My advice would be to approach the music a bit more analytically - when I started doing that, I noticed that my associations with a given piece and external circumstances would weaken and often vanish altogether. As a bonus, my appreciation of music has grown tremendously.

Try it. I think it might work for you - if you want to lessen or eliminate these extraneous associations.
posted by VikingSword at 2:36 PM on June 12, 2009 [2 favorites]

I think it's perfectly normal if you are the kind of person who has an intense relationship with music. There is some music that operates as my own personal time machine - the song starts and it is 1998 all over again.
posted by betweenthebars at 4:06 PM on June 12, 2009

Best answer: I'm the exact same way. Any given week I'll have a handful of songs I've developed an idiosyncratic interest in, will listen to them over and over again... and by the next week, I've gotten sick of them. I do the same thing with video clips. My iPod has hundreds of tracks and videos, and on Shuffle I'll skip maybe 90% of them for being "stale". You might want to check out a service like Pandora to give you a steady diet of new music tailored to your tastes.

I do the memory association thing, too, but not for every song. Because of the way I listen to music, a lot of tracks are tied to certain periods of my life, and songs that I listened to a lot during glum periods are definitely hard to get into again.
posted by Rhaomi at 4:30 PM on June 12, 2009

On non-preview: seconding VikingSword's suggestion of "breaking it down". As part of my "digestion" of a given song, I'll do stuff like search for cover versions on YouTube, do center-pan removal via Audacity to get a karaoke effect, and even listen to it sped up to highlight long-form patterns that might have been hard to notice at normal speed. It helps extend the "life" of a good song, but also "exhausts" it a lot more completely.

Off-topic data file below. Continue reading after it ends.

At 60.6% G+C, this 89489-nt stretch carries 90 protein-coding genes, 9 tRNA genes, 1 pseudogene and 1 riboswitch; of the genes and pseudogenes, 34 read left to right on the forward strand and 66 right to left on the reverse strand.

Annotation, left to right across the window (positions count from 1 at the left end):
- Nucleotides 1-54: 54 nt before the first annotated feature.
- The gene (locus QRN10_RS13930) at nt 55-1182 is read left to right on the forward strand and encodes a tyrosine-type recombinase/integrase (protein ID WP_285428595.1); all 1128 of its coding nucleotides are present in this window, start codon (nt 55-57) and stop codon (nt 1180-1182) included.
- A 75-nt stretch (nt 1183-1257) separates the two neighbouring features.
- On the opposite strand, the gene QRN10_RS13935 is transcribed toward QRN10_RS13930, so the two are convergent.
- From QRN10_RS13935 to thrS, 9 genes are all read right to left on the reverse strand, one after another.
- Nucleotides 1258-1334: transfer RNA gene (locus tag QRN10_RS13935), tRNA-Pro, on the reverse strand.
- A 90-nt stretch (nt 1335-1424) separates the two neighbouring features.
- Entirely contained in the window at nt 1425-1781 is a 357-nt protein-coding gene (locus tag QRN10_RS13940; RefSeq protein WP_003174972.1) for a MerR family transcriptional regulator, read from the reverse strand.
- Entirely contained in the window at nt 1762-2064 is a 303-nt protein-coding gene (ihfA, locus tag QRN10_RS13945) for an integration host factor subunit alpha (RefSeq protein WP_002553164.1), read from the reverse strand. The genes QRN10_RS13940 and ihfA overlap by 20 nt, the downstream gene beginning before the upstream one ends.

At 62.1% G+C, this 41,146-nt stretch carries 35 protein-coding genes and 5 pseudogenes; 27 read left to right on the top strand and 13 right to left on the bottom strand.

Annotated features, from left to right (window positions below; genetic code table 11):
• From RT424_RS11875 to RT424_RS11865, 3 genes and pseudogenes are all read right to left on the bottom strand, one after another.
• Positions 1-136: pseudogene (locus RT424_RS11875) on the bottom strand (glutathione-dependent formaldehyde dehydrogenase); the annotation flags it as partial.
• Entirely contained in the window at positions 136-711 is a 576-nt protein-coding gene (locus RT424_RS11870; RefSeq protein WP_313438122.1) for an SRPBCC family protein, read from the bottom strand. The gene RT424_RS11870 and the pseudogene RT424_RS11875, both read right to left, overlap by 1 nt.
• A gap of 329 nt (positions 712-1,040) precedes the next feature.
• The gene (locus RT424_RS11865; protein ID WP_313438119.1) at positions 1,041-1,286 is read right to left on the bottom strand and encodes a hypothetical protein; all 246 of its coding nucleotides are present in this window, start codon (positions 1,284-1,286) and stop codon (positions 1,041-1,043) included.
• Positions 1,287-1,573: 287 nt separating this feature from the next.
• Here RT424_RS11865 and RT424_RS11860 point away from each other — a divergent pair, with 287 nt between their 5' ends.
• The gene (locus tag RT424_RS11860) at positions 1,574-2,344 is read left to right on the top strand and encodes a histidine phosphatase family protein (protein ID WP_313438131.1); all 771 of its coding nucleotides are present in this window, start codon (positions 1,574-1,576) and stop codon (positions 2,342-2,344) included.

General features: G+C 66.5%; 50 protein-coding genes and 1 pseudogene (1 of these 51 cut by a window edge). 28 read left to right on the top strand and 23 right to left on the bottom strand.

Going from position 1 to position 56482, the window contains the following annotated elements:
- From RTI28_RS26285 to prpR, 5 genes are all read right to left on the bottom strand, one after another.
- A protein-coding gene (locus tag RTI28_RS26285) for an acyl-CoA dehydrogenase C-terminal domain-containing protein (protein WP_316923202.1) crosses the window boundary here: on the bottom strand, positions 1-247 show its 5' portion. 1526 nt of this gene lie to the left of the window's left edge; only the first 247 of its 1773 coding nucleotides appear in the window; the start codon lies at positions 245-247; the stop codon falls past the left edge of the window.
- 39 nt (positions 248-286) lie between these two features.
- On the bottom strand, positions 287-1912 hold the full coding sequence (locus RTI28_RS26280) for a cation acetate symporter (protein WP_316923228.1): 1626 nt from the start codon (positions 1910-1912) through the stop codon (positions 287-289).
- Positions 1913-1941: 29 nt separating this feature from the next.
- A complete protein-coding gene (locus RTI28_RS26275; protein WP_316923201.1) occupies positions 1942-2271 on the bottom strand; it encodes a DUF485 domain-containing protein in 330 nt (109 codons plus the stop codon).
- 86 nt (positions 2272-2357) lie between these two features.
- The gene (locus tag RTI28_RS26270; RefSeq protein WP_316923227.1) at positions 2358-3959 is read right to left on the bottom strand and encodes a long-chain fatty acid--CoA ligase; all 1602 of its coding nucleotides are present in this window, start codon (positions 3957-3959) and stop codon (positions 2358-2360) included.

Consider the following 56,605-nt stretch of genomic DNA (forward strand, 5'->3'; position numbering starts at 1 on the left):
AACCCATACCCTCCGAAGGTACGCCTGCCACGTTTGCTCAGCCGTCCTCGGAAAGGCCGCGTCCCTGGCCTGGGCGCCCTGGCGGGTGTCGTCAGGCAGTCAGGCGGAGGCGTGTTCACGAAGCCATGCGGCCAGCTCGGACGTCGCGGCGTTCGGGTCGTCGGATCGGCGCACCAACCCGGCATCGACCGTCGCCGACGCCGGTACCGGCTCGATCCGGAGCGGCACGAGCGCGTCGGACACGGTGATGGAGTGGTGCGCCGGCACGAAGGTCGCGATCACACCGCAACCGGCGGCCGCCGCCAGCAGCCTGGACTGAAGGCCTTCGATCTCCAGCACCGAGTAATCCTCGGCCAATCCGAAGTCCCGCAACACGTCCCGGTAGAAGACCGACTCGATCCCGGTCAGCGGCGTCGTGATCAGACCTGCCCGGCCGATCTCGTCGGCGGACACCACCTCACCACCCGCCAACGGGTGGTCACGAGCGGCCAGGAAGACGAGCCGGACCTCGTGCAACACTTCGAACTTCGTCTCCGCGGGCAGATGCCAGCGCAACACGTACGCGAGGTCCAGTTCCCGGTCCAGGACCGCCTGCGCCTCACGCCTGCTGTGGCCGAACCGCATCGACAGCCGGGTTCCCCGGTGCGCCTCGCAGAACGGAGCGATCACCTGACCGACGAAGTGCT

(sorry for all the "quotations")
posted by Rhaomi at 4:34 PM on June 12, 2009

For YEARS I couldn't listen to the Beach Boys' "Help Me Rhonda" because when I was 5 or 6 my little brother passed out and had to be taken to the hospital in an ambulance. I remember nothing about the actual experience, but even now the song is linked to that scary feeling.

I dated a girl in high school who lived about 20 minutes away, and for almost the entire summer I was dating her I had a certain cassette in my car stereo (it was Pocketful Of Kryptonite, by Spin Doctors, OK?) and for YEARS those songs brought back memories of that car, that summer, and that girl (especially the deeper cuts off the album).

It fades with distance, though. The associations are still there, but they are merely a slight echo now, rather than an overpowering sensation. I haven't tried desensitization, nor have I listened to those songs very often, but that feeling just kind of gradually goes away.
posted by Rock Steady at 6:55 PM on June 12, 2009

To stop myself getting sick of certain artists and songs, I force myself to listen to whole albums at a time rather than one song on repeat. It really works!
posted by ashaw at 1:05 AM on June 13, 2009

I'm glad you posted this- I always thought I had unnaturally stong emotional responses to songs. In fact, I had followed the suggestion of bringing along some favorite music to the hospital when I went into labor (on the thought that your favorite music will relax you, or at least distract you from the pain); but in the end, I didn't dare play it because I was afraid it would thereafter ruin my favorite songs because I would feel the labor pain and stress every time I listened to it!
posted by Eicats at 2:19 PM on July 1, 2009